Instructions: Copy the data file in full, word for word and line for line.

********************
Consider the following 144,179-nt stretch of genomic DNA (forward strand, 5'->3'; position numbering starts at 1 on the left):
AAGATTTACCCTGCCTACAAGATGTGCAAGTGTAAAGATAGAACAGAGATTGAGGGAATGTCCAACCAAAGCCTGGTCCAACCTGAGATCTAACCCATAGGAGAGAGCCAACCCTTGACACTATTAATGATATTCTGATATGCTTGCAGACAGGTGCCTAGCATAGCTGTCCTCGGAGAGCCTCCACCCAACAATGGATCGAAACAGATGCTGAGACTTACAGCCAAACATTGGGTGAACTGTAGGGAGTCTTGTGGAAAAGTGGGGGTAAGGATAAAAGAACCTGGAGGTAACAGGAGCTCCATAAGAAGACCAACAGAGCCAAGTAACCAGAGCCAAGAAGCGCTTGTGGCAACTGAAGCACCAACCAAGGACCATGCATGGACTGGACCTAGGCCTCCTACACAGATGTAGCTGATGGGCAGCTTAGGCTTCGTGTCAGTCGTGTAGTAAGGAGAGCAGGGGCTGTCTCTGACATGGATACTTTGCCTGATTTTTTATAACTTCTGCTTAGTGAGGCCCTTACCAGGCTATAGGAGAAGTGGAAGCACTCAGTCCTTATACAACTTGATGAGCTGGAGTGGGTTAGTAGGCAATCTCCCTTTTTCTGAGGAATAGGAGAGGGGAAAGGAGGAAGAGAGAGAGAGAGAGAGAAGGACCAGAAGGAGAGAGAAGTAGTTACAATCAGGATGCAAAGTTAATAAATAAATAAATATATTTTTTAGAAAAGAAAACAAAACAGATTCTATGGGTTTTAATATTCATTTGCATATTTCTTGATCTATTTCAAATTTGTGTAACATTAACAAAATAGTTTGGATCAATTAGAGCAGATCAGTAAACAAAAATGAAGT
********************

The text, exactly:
Consider the following 144,179-nt stretch of genomic DNA (forward strand, 5'->3'; position numbering starts at 1 on the left):
AAGATTTACCCTGCCTACAAGATGTGCAAGTGTAAAGATAGAACAGAGATTGAGGGAATGTCCAACCAAAGCCTGGTCCAACCTGAGATCTAACCCATAGGAGAGAGCCAACCCTTGACACTATTAATGATATTCTGATATGCTTGCAGACAGGTGCCTAGCATAGCTGTCCTCGGAGAGCCTCCACCCAACAATGGATCGAAACAGATGCTGAGACTTACAGCCAAACATTGGGTGAACTGTAGGGAGTCTTGTGGAAAAGTGGGGGTAAGGATAAAAGAACCTGGAGGTAACAGGAGCTCCATAAGAAGACCAACAGAGCCAAGTAACCAGAGCCAAGAAGCGCTTGTGGCAACTGAAGCACCAACCAAGGACCATGCATGGACTGGACCTAGGCCTCCTACACAGATGTAGCTGATGGGCAGCTTAGGCTTCGTGTCAGTCGTGTAGTAAGGAGAGCAGGGGCTGTCTCTGACATGGATACTTTGCCTGATTTTTTATAACTTCTGCTTAGTGAGGCCCTTACCAGGCTATAGGAGAAGTGGAAGCACTCAGTCCTTATACAACTTGATGAGCTGGAGTGGGTTAGTAGGCAATCTCCCTTTTTCTGAGGAATAGGAGAGGGGAAAGGAGGAAGAGAGAGAGAGAGAGAGAAGGACCAGAAGGAGAGAGAAGTAGTTACAATCAGGATGCAAAGTTAATAAATAAATAAATATATTTTTTAGAAAAGAAAACAAAACAGATTCTATGGGTTTTAATATTCATTTGCATATTTCTTGATCTATTTCAAATTTGTGTAACATTAACAAAATAGTTTGGATCAATTAGAGCAGATCAGTAAACAAAAATGAAGT